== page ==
After Thursday’s meeting — where a number of teachers pleaded with the board not to restrict their autonomy as educators — one district librarian pointed to the “inappropriate content” section of the policy and said: “This is the part that makes it impossible to do our jobs.”
For middle schools, for instance, the policy says selectors of library materials “shall seek to prioritize the selection of materials that do not contain other sexualized content, such as implied written description of sexual acts or implied nudity.”
Librarians often decide what to order after reading professional reviews, which “aren’t going to tell you what’s implied in something,” said the librarian, who requested anonymity out of concerns of retribution from the district.
That’s part of the problem with vague standards, Walczak said: “If you’re worried about getting it right, being disciplined ... you’re going to over-censor.”
The focus on sexualized content is also an issue, according to the Education Law Center of Pennsylvania.
The “absence of a requirement to consider literary merit and whether the books at issue have received critical acclaim,” along with objections from the district’s own staff, suggest it is “not tailored to be objective,” lawyers with the center wrote in a letter to the district Thursday. “This is against the law and discriminatory.”
What is the school district’s response?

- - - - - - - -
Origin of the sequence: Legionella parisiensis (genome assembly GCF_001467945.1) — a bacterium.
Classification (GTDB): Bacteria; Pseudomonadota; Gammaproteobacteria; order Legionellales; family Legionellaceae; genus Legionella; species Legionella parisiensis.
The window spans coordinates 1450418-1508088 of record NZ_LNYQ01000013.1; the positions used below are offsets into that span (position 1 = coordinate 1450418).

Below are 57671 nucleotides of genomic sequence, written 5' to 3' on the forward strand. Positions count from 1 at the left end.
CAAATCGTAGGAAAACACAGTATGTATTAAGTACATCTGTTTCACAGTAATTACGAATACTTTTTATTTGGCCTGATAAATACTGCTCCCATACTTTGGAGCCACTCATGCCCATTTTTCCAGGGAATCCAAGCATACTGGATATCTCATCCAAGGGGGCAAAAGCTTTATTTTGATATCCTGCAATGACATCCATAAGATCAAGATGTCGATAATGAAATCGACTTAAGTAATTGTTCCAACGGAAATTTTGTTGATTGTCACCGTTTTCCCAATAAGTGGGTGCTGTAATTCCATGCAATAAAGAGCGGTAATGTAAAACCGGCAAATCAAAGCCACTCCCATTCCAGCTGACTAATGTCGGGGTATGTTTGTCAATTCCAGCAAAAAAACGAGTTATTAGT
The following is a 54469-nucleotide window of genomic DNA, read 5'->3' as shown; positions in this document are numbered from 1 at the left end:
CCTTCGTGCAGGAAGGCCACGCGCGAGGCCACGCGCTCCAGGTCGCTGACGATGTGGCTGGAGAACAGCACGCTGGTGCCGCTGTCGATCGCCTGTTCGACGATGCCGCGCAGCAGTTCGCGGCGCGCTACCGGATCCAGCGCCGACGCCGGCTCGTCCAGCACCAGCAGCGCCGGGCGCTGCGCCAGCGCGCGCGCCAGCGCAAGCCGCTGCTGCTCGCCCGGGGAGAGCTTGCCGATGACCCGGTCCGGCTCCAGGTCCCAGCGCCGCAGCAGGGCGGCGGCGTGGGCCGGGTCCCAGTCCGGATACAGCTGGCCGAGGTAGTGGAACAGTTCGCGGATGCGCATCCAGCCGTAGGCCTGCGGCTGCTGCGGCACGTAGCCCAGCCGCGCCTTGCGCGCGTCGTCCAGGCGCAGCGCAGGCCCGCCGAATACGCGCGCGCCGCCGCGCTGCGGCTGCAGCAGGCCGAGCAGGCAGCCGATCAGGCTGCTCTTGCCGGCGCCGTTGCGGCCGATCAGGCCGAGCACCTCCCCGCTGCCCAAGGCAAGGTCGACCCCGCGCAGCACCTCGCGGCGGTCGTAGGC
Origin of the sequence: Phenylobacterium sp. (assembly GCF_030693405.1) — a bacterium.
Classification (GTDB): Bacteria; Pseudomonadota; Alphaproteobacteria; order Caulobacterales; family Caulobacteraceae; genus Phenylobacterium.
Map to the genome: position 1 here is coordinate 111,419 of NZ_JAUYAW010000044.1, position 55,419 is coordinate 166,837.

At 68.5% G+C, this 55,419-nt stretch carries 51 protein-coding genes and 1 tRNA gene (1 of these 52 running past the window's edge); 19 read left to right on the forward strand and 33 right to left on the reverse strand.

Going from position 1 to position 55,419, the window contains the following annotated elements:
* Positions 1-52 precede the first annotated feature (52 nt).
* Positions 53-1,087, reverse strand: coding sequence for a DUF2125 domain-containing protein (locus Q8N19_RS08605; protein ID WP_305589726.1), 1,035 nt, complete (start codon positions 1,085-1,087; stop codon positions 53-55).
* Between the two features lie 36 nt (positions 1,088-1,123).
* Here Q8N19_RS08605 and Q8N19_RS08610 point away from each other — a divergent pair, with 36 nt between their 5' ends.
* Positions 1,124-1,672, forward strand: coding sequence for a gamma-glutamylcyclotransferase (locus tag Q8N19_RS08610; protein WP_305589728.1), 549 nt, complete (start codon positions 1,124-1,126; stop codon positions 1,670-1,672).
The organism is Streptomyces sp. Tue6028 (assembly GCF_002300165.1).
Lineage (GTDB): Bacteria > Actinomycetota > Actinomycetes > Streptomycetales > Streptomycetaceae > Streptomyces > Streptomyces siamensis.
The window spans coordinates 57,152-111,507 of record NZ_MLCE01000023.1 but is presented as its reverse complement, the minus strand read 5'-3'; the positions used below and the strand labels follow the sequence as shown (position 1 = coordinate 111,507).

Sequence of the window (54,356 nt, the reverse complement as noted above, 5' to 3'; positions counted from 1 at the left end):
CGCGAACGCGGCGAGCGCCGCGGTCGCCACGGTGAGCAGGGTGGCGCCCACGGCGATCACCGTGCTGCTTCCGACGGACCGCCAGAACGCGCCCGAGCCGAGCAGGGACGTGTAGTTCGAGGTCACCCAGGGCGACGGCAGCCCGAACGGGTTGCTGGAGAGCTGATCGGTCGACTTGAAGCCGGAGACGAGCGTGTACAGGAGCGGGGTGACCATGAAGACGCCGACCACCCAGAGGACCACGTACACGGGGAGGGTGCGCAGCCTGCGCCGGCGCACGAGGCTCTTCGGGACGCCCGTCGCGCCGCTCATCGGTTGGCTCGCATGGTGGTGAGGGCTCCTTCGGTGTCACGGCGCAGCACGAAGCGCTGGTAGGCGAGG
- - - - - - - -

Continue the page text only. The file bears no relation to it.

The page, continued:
During Thursday’s meeting, the district’s solicitor, Jeffrey Garton, drew a distinction between book selection and removal.
“Clearly, kids have First Amendment rights that may prevent you from removing books from libraries,” Garton said. He also told the board that “when you remove books, your criteria and your standards are much different than just adding books.”
Hunter, the board president, suggested people’s worries about sweeping book removal were unfounded. “We don’t have the ability to remove books. We only have the ability to restrict what goes in going forward.”
Both the ACLU and Education Law Center said the policy still opened the door to broader challenges.
“You’ve got to look at what they write and not listen to what they say,” Walczak said. “There’s no way you can read that policy to say this is only about selection.”
Kristina Moon, senior attorney with the Education Law Center, said it was fair to expect that policy “that sets out values in this way is going to inform other decisions.” She said that in outlining prohibitions on sexualized content, the board was defining what it deemed “suitable” materials, serving as “the basis for challenges and exclusions.”
What happens next?
The policy now goes to the full school board for a first read at its June 10 meeting, according to the district. A copy of the revisions made Thursday will be publicly available a day before the meeting, said spokesperson Christine Reimert.
The policy could then be voted on at a following meeting in July, or be sent back to committee for further changes.
In the meantime, legal observers say they are continuing to keep an eye on the district, including complaints the district is a hostile environment for LGBTQ students. Among recent policy changes, the district called for the removal of Pride flags from classrooms and shifted its sex education classes online after facing backlash for directing transgender students to attend classes in line with their sex assigned at birth.